So despite what Obama seemed to suggest, specialized services and traffic prioritization aren't likely to harm economic growth. But the larger point, I think, is that when people worry about what might happen in the absence of neutrality regulation, what they're really worrying about is a lack of openness. Neutrality, on the other hand, isn't something that most people give much thought to. Yet it's neutrality that Obama and his FCC support, and neutrality (along with openness) that their favored regulations would enforce.

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  1. Net neutrality activists have made a business of inventing non-neutral Net nightmares in which giant, money-hungry corporate monsters stalk the digital landscape blocking everyone’s favorite websites and demanding that struggling start-ups and politically inconvenient policy organizations cough up big bucks in order to secure the access they need.

    In other words, a world where corporations are trying to improve their bottom line by excluding and pissing off their clients. Yeah, that makes sense . . .

    Idiots.

  2. We’re getting pushback, obviously, from some of the bigger carriers who would like to be able to charge more fees and extract more money from wealthier customers. But we think that runs counter to the whole spirit of openness that has made the Internet such a powerful engine for not only economic growth, but also for the generation of ideas and creativity.

    In other words, my administration seeks to violate the Laws of Economics (yet again) by making a scarce good (bandwidth) into a non scarce good (akin to air) by government fiat. Is that easy!

  3. If it ain’t broke, don’t fix it.

  4. funny that the new government net neutrality regulations stand to cause the problems they were supposed to “fix”. like how you may see ISPs blocking Bit Torrent. we told you fools that giving the government more control over the internet was going to make things worse than minimizing its control of the internet.

    1. oops, forgot to include this: Slashdot Your Rights Online: FCC’s Net Neutrality Plan Blocks BitTorrent http://yro.slashdot.org/story/…..BitTorrent

      1. oh and in my first comment, problems should read “problems”

        1. You’re wasting far too much bandwidth here, Hacha.

          1. I was wondering what the source of the electron shortage was.

  5. And Internet service providers, whether they like it or not, still have to find customers who will buy what they’re selling. And if they suddenly start offering a totally worthless product, that’s going to be awfully tough to do.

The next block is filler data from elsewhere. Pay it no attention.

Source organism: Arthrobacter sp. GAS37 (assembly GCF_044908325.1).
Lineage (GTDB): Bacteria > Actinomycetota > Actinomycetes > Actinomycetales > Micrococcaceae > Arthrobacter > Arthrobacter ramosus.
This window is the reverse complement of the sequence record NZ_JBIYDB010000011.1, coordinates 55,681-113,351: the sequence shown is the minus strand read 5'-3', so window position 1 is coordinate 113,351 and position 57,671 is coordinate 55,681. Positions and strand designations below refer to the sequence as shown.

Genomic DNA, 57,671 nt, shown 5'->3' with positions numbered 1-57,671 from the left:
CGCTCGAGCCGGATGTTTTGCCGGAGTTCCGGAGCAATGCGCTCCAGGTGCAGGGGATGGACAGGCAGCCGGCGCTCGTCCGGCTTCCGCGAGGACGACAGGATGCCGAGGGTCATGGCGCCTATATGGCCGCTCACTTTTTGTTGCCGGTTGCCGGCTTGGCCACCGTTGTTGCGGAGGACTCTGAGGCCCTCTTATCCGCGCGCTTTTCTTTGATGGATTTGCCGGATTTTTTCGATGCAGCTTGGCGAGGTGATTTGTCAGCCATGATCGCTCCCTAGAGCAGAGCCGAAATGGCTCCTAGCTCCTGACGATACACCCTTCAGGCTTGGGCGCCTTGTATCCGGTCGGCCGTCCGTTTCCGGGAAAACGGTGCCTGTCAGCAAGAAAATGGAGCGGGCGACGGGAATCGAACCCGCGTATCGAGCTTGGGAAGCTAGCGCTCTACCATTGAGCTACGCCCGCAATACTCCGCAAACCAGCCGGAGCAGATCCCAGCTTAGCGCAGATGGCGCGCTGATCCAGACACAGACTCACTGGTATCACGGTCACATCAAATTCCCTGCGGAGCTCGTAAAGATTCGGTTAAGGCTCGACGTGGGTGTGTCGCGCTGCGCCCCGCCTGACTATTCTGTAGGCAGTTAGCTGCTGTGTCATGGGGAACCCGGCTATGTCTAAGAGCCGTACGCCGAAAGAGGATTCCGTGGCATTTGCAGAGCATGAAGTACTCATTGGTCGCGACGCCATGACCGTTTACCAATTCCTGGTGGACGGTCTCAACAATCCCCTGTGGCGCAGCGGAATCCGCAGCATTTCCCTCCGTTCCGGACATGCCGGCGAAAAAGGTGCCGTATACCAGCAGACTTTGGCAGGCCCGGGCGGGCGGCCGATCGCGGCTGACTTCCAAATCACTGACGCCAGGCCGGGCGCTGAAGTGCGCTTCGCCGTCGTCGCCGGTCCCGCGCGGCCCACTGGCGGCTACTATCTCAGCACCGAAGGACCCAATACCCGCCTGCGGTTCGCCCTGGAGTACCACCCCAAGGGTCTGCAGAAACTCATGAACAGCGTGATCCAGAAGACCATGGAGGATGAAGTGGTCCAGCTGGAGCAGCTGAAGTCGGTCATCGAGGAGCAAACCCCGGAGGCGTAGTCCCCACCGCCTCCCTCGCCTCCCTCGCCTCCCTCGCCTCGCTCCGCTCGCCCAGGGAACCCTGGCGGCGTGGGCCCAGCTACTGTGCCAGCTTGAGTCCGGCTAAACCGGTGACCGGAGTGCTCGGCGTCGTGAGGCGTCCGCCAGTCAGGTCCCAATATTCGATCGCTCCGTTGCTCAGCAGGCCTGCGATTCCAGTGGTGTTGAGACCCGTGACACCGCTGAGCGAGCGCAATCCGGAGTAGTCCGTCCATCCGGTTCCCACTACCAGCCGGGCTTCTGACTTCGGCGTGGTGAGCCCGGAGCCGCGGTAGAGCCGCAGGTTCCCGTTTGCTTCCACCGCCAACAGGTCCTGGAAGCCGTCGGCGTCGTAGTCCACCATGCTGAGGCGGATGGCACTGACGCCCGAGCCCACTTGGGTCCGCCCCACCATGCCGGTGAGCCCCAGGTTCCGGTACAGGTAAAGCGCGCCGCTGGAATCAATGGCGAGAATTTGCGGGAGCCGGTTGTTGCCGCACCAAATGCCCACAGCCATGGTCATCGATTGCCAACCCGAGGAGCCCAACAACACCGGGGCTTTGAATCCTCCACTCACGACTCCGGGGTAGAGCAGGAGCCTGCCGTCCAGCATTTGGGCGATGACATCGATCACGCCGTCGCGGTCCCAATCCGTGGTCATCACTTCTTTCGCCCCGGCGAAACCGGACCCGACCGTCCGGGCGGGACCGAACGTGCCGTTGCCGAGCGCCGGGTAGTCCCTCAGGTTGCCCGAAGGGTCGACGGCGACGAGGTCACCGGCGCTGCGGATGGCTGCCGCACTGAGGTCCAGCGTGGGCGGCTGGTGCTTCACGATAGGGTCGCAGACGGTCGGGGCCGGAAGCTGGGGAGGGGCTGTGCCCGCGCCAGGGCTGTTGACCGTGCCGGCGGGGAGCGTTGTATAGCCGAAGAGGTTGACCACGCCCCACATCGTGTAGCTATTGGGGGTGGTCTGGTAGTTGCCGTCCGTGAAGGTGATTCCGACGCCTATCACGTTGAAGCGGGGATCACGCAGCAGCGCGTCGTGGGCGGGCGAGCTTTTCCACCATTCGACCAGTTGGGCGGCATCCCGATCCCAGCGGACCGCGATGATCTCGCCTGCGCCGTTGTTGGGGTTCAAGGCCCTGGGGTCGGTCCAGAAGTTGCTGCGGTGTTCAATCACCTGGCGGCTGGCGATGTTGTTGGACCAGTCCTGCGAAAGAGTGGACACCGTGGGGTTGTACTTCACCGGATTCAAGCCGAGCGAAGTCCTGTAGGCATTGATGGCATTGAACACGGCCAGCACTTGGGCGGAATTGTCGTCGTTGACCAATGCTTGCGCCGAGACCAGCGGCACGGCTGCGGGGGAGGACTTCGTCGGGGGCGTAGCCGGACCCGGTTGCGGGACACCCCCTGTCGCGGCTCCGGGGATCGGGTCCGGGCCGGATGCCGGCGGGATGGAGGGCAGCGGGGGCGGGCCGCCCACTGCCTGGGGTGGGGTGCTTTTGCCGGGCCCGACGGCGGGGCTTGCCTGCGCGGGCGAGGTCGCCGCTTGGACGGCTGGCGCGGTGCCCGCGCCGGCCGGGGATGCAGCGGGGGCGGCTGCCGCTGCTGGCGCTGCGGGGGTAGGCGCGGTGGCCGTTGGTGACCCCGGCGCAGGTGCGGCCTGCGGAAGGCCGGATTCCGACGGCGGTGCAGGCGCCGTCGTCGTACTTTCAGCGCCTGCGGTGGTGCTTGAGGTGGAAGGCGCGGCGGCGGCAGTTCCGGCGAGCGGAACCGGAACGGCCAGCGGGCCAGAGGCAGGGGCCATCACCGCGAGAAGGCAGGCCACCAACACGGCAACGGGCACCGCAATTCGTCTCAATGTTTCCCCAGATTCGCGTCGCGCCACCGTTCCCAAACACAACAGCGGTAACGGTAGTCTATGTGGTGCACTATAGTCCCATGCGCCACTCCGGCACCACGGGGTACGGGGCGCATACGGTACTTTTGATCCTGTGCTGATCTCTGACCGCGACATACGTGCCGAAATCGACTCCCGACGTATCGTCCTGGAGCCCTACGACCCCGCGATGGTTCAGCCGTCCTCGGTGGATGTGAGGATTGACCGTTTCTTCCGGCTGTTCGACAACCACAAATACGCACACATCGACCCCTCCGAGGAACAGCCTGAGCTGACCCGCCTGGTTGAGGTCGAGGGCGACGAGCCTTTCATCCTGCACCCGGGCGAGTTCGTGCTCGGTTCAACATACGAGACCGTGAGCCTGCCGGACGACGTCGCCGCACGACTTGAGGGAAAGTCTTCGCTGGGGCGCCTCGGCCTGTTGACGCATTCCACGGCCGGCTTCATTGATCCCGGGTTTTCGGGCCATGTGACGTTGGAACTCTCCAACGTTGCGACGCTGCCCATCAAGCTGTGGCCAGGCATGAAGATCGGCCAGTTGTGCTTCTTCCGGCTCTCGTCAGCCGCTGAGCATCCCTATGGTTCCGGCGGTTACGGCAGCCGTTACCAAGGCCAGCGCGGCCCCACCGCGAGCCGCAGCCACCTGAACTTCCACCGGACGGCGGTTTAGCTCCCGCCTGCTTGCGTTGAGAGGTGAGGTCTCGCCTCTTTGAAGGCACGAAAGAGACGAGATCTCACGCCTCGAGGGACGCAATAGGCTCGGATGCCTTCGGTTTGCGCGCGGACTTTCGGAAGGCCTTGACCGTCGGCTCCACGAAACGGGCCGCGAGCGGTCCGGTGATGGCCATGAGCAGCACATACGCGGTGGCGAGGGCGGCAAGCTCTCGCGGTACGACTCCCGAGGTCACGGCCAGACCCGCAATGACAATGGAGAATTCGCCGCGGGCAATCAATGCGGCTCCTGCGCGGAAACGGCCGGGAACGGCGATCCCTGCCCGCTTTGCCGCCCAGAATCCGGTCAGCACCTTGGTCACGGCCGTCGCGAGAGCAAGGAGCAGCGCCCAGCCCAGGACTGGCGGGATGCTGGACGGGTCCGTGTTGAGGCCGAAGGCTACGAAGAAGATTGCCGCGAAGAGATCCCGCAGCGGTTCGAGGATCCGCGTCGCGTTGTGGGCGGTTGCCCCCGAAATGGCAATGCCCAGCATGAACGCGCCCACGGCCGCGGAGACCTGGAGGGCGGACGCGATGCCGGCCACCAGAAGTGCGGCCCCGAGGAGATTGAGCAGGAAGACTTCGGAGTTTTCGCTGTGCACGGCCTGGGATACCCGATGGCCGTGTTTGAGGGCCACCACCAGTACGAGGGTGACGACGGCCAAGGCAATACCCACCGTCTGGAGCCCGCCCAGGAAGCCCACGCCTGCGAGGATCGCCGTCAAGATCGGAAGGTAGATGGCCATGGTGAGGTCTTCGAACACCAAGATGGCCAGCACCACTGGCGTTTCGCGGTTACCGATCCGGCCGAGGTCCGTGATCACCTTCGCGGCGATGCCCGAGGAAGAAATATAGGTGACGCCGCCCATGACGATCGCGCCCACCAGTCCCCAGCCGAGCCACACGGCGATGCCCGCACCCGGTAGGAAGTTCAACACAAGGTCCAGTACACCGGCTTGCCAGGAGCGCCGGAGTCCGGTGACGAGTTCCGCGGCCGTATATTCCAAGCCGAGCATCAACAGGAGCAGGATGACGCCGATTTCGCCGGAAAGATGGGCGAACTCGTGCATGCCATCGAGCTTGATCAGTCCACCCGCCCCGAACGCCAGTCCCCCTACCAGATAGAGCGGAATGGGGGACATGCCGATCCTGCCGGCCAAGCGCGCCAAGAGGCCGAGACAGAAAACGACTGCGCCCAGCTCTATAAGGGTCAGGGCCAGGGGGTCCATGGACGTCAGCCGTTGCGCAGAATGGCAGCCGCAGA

As I type this via a Comcast broadband connection, I can assure you, it’s not that tough to get people to buy something that’s almost worthless if they have one competitor (in my case, Verizon) whose product is even more worthless.

    And most of the country is even worse off than I am in the broadband competition department.

    1. Irrelevant. I’d rather have to deal with a shitty company with a government-granted monopoly than let the government take over. New technologies are coming into play that will eventually destroy the shitty companies’ advantage, but once you let the government into something, you will never get it out.

      Giving the government control over the internet because Comcast is currently pissing you off is absolutely, 100%, grade-A retarded.

      1. Oh, I still oppose net neutrality by govt fiat. I just disagree with Suderman’s contention that ISPs are unlikely to exploit their ability to give certain traffic preference over other.

        1. Which is meet and right, should my 30 tetrabytes of asian ass porn have priority over someone trying to view the news, or research/communicate on medical, technological or legal problems?

  6. Will these fuckers ever just leave us alone?

  7. Caption contest: “Speak no evil”

  8. Read the Google/Verizon “Finding Common ground on the Internet.”

    http://googlepublicpolicy.blog…..ernet.html

    It is the opponents of “Net Neutrality” that are struggling to invent a bogus list of “horribles”.

  9. Live and let live is what we want but strong interests can even control what corporate &/or govt. accept. See this video
    http://www.youtube.com/watch?v=tEQWxdLr65I
    Examples of censorship can be found monitoring Youtube or Amazon’s discussions.